Basil – History, Cooking, and How to Save for Year Round Use

Basil - History, Cooking, and How to Save for Year Round Use

Basil (Ocimum basilicum) is a popular aromatic culinary herb that is used quite frequently in Italian and Southeast Asian cuisines. Sweet basil is typically used in Italian dishes while Thai basil, lemon basil, or holy basil are used in the Southeast Asian dishes of Taiwan, Thailand, Vietnam, Cambodia, and Laos. Originally native to India and Africa, there are now 50 to 150 estimated species of basil. Basil has been cultivated for more than 5,000 years in regions of India and other parts of Asia.

The word basil comes from the Greek word meaning king. It is believed to have grown at the spot where the Holy Cross was discovered by St. Constantine and Helen. To this day, many cooks and authors believe that basil is the King of herbs.

Basil has a very unique and pungent smell and taste. It can be best described as having a subtle peppery and earthy taste with a slight hint of sweetness, like that of licorice.

While basil grows best outdoors in direct sunlight and hot and dry weather, it can also be grown indoors if placed on a south facing window or by using an artificial lamp. Growing indoors makes it possible to enjoy fresh basil all year long, even if the weather outside is horrible.

When fully mature, a basil plant will usually be between one and four feet tall. The silky, green basil leaves will measure from one to four inches long and a half an inch to 3 inches wide.

Cooking with Basil

After picking fresh basil, cooking options are almost unlimited. Basil is often added to pizza, chicken, pasta, sandwiches, salads, eggs, and fresh fruit. It can also be added to vinegar, oil, jam, and sauces such as pesto. When cooking, basil is often added to a dish at the last possible moment to preserve the flavor. When added too early, heat can greatly destroy the flavor of the basil.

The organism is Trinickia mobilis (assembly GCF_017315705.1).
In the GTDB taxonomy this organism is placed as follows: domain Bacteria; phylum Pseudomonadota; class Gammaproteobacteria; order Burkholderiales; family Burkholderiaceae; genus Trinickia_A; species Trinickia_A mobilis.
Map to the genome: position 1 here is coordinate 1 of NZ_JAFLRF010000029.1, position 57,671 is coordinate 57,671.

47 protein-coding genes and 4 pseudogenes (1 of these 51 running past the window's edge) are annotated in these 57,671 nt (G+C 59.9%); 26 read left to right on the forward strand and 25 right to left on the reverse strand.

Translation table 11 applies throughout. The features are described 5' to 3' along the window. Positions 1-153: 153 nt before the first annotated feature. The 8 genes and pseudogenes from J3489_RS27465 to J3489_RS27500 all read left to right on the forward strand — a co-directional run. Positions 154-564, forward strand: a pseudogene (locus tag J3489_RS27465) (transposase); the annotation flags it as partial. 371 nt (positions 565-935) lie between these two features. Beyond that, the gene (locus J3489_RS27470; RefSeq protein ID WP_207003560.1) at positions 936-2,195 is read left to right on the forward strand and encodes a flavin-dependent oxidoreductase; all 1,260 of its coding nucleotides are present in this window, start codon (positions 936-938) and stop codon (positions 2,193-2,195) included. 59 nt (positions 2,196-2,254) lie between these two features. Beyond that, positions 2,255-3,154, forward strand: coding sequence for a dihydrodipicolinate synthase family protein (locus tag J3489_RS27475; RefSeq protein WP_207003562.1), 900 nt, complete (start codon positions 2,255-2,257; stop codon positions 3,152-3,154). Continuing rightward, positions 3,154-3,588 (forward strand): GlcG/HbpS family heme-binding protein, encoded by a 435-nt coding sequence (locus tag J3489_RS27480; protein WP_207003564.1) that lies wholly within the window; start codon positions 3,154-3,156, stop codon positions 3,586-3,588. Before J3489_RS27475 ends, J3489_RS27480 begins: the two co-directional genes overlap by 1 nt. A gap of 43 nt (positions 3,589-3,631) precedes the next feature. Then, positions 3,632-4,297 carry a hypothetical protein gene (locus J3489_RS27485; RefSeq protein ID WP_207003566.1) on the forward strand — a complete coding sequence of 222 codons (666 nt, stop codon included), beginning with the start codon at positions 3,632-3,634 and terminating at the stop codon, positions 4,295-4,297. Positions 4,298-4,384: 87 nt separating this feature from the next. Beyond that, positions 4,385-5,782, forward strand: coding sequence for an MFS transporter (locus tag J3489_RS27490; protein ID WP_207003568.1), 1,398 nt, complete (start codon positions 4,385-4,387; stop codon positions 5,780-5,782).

Freezing or Drying Basil for Year Round Use

Extra basil that does not need to be used right away can be frozen or dried for future use. When freezing basil, first blanch or boil the basil for a few seconds in boiling water. Next, drop it in ice water to stop it from cooking. Finally, dry the basil and place it in an airtight container or zip lock bag and place in freezer. A coat of extra virgin olive oil can help keep frozen basil from turning dark while in the freezer. To dry basil, hang the basil stems and leaves in a dark and well ventilated room for about a week. When the leaves are dry, simply crumble them in to small pieces, and place in an airtight container or tin, and store in a cool dry place out of the sun.

Basil and Pesto

One of the most well known sauces made from using basil is pesto. Pesto, originating from Northern Italy, is a sauce historically made with basil leaves, olive oil, garlic, salt, and pine nuts. The sauce, prepared and used by the ancient Romans thousands of years ago, was not made popular in North America until the late 1980s and early 1990s.

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